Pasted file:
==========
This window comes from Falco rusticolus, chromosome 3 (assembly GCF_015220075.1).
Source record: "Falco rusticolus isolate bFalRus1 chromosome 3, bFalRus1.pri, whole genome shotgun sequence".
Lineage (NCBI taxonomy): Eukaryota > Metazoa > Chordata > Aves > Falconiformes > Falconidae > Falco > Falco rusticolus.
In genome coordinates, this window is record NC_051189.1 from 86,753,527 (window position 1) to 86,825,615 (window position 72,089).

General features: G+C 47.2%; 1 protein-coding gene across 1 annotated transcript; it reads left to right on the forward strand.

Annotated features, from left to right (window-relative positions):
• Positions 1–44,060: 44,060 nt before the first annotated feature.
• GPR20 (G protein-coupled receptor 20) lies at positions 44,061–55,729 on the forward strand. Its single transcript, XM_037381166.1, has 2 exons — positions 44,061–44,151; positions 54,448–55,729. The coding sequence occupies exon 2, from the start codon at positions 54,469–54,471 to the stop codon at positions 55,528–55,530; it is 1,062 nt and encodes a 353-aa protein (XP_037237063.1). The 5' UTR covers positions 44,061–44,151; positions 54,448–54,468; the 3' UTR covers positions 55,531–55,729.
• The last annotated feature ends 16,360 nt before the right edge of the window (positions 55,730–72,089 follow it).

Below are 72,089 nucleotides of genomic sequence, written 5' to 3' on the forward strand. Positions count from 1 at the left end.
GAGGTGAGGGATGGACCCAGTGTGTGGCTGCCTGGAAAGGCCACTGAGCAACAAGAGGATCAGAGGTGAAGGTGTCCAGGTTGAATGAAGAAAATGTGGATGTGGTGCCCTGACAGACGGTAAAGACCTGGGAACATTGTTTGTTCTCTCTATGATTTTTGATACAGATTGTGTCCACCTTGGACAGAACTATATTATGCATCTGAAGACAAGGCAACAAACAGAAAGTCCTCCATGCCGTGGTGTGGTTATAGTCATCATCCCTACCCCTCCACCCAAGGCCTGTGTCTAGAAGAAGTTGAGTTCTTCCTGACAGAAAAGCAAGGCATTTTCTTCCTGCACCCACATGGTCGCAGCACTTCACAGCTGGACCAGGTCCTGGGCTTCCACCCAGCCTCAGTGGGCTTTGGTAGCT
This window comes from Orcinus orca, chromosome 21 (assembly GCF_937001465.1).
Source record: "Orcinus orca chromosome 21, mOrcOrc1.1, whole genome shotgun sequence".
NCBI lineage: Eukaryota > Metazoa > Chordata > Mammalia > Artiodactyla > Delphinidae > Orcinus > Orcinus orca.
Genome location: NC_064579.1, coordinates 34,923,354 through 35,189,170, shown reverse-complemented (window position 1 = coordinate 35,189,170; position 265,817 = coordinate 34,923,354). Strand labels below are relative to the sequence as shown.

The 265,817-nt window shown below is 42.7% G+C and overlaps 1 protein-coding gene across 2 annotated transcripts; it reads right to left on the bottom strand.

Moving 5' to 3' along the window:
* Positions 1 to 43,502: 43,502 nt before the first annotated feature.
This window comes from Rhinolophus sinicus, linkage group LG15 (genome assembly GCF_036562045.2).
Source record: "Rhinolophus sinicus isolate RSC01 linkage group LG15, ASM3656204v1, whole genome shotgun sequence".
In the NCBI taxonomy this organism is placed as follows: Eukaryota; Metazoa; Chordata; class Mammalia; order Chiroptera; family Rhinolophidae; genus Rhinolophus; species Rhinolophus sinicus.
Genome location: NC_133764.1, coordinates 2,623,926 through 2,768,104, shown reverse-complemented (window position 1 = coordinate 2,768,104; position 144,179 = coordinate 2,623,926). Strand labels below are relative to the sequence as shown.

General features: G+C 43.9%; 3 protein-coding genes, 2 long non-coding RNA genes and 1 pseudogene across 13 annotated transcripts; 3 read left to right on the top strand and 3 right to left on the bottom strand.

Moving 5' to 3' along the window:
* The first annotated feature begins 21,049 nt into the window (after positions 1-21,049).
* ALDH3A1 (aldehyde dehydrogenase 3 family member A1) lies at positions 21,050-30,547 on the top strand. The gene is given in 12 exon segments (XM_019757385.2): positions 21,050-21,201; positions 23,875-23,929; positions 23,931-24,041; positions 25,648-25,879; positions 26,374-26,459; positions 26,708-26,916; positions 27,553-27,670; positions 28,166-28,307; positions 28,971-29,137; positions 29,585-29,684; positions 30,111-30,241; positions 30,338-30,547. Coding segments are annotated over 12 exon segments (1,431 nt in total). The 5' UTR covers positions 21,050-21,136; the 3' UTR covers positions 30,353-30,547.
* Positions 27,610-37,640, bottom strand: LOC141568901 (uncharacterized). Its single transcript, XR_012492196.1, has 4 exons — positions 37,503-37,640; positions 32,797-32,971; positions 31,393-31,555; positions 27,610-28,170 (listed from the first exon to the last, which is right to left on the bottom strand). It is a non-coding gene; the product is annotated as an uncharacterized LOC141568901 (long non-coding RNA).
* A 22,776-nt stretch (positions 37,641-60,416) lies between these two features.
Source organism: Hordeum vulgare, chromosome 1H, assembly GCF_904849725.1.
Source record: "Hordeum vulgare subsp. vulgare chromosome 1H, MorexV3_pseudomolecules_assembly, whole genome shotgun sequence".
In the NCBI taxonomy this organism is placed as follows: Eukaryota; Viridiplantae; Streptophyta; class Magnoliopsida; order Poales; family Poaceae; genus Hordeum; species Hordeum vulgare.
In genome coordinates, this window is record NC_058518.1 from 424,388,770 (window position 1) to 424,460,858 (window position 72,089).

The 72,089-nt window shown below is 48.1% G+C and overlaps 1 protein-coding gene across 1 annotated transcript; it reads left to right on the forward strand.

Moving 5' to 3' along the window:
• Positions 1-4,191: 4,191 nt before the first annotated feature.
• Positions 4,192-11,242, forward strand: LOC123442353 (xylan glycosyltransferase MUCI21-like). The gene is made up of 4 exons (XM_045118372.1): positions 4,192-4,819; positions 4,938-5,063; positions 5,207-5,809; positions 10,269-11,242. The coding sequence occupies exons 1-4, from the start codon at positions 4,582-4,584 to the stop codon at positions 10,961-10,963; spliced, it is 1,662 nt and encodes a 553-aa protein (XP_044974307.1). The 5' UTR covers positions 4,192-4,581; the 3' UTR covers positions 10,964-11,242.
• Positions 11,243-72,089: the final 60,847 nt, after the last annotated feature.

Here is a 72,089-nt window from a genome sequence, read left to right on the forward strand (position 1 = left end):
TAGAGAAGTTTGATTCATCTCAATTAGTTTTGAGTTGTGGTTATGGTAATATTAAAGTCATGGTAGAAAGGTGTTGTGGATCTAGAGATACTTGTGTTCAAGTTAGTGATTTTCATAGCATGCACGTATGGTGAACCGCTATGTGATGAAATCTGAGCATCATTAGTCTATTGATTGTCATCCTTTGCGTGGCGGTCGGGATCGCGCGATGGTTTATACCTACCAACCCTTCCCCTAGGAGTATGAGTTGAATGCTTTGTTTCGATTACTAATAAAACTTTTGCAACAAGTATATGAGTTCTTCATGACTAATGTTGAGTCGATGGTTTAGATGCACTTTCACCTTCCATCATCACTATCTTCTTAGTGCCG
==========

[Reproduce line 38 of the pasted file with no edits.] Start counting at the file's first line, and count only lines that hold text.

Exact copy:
Here is a 72,089-nt window from a genome sequence, read left to right on the forward strand (position 1 = left end):